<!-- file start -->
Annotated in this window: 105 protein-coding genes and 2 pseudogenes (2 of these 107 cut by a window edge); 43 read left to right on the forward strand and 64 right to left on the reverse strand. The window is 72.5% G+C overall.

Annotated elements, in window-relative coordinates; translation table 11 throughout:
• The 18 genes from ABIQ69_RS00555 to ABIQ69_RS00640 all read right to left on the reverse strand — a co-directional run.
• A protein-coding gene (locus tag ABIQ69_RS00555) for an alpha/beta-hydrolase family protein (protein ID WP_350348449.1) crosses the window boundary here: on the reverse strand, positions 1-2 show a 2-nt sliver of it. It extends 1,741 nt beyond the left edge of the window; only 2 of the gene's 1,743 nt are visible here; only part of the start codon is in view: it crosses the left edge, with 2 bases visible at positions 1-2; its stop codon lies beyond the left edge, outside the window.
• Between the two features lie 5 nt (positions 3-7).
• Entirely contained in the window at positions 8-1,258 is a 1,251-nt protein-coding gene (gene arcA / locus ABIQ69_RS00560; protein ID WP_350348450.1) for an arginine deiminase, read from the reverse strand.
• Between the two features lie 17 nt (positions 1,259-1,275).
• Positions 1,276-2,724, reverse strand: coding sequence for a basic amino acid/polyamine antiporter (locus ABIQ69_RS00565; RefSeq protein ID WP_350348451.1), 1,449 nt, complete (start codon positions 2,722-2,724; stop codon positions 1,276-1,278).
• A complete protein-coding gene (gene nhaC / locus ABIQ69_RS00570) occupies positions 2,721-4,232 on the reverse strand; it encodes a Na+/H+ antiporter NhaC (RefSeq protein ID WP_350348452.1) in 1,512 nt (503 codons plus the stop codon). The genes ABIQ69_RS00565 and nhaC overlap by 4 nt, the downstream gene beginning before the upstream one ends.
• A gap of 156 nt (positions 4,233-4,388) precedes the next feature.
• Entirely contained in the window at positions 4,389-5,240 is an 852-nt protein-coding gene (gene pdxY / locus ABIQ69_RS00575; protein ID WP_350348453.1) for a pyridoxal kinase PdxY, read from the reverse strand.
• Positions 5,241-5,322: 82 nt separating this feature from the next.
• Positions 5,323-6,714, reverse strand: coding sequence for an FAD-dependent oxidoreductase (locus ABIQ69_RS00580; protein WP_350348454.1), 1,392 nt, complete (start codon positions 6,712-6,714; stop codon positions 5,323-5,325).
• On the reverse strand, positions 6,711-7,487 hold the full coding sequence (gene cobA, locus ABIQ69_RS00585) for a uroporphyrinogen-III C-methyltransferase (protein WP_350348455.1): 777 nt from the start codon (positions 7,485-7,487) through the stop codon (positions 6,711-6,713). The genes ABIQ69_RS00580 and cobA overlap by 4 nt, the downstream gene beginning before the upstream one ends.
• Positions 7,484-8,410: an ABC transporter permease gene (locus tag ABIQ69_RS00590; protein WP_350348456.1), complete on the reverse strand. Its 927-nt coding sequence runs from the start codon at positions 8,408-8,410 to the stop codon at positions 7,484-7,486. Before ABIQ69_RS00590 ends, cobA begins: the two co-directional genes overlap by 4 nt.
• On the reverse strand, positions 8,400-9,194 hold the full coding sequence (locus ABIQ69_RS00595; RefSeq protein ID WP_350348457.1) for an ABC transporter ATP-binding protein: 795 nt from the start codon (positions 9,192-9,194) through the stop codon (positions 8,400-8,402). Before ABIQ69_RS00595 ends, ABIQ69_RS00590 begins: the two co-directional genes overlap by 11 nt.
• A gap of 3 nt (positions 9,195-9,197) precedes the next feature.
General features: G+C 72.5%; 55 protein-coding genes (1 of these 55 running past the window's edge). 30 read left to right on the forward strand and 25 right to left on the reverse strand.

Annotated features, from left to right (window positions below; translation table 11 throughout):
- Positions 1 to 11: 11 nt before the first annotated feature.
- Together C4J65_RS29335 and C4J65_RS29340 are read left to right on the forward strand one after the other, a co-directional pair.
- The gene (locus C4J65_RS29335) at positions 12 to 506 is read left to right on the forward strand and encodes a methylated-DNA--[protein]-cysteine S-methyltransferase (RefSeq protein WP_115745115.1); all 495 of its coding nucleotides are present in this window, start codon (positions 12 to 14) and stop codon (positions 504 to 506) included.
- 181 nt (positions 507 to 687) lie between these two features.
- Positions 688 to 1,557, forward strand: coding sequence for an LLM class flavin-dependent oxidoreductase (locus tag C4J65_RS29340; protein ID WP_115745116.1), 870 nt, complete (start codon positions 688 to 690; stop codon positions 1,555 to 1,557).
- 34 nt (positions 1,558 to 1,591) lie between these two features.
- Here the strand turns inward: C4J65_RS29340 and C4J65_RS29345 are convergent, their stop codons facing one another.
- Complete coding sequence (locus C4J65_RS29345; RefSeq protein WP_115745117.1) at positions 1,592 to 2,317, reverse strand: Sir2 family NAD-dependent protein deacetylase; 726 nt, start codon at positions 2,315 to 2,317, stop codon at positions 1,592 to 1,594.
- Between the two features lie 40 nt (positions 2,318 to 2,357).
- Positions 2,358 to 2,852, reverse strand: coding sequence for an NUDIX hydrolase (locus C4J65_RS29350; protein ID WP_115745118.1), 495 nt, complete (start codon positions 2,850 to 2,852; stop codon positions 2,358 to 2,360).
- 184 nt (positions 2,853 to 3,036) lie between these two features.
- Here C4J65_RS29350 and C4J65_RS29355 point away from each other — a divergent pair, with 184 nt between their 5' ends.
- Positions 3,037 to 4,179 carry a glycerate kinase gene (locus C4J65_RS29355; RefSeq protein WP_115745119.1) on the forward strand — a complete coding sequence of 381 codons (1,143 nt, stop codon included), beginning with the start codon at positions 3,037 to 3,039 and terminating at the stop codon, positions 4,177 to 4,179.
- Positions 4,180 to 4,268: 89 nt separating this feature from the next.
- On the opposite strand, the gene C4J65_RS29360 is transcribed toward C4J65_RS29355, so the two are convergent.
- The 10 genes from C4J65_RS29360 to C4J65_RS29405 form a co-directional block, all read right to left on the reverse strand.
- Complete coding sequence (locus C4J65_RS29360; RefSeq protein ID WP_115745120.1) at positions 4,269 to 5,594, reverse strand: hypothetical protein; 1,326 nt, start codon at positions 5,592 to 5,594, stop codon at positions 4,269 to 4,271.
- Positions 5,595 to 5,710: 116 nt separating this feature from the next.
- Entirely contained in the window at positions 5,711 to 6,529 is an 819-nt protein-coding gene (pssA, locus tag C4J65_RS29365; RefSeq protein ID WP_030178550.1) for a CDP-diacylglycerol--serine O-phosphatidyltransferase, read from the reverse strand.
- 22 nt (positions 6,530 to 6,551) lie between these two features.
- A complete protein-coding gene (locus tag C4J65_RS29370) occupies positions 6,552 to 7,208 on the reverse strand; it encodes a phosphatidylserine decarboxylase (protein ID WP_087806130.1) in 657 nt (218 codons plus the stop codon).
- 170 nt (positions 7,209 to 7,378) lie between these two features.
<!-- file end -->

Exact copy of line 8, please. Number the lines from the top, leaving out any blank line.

• Positions 1,276-2,724, reverse strand: coding sequence for a basic amino acid/polyamine antiporter (locus ABIQ69_RS00565; RefSeq protein ID WP_350348451.1), 1,449 nt, complete (start codon positions 2,722-2,724; stop codon positions 1,276-1,278).